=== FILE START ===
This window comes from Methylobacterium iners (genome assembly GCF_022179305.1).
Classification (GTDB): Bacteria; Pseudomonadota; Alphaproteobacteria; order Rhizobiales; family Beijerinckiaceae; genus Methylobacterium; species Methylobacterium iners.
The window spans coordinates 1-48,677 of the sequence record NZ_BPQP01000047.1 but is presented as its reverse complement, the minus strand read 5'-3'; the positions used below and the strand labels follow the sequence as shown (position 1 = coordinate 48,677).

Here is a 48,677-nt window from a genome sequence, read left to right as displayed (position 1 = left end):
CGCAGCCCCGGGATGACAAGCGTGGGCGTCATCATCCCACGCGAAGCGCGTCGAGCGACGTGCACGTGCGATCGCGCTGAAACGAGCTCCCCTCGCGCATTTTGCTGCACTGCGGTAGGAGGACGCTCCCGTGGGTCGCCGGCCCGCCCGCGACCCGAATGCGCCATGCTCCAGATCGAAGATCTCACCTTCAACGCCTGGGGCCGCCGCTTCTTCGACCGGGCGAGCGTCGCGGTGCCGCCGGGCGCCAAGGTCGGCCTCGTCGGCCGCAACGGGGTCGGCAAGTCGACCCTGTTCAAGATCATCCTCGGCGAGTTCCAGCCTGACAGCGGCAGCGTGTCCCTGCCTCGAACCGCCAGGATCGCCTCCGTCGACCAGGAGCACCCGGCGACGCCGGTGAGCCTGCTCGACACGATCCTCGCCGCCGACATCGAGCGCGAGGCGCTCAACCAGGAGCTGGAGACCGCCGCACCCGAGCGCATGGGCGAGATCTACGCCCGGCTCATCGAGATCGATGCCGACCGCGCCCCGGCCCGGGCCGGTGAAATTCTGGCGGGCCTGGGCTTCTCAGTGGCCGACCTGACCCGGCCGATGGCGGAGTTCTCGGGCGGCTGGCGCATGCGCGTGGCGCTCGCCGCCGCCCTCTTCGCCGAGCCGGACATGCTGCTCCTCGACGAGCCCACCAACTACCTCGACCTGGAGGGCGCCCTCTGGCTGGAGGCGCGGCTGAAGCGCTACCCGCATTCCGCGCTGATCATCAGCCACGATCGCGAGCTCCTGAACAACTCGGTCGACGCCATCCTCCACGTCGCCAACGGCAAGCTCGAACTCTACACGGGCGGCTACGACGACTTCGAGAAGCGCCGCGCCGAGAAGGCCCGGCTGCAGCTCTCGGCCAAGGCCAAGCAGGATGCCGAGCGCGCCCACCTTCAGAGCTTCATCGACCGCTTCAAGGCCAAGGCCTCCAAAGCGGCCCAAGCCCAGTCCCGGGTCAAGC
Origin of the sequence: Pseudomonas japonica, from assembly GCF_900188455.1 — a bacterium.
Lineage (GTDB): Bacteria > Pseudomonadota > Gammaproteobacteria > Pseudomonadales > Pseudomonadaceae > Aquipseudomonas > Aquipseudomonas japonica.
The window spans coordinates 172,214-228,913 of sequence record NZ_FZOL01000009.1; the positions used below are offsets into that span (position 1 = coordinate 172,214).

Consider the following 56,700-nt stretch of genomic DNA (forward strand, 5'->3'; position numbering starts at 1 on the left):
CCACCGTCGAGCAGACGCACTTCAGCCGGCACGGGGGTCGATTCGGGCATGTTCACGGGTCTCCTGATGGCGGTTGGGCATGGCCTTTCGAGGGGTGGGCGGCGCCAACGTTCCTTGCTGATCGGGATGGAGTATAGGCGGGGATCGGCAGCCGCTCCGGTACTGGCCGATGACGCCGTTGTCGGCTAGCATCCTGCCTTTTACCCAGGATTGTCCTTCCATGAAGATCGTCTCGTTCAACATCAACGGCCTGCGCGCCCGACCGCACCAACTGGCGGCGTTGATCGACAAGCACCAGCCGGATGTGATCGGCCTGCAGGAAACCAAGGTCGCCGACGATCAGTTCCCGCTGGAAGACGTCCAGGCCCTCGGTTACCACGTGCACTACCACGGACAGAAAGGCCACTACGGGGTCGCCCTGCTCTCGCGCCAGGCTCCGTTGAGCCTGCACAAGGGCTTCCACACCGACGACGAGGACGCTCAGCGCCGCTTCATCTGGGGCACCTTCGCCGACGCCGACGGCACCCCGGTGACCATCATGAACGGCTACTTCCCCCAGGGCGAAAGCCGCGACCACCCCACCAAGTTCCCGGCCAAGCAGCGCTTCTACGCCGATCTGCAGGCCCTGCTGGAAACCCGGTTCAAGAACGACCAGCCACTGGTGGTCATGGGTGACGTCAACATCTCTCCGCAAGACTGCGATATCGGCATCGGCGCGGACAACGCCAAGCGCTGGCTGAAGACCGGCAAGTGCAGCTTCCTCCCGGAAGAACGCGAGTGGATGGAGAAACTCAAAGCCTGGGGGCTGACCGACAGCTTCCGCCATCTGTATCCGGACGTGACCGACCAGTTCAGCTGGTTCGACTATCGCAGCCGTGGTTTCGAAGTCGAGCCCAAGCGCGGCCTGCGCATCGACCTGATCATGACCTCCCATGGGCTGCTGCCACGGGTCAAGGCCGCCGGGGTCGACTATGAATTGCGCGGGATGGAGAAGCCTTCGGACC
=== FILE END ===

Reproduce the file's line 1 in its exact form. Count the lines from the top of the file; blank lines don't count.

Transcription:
This window comes from Methylobacterium iners (genome assembly GCF_022179305.1).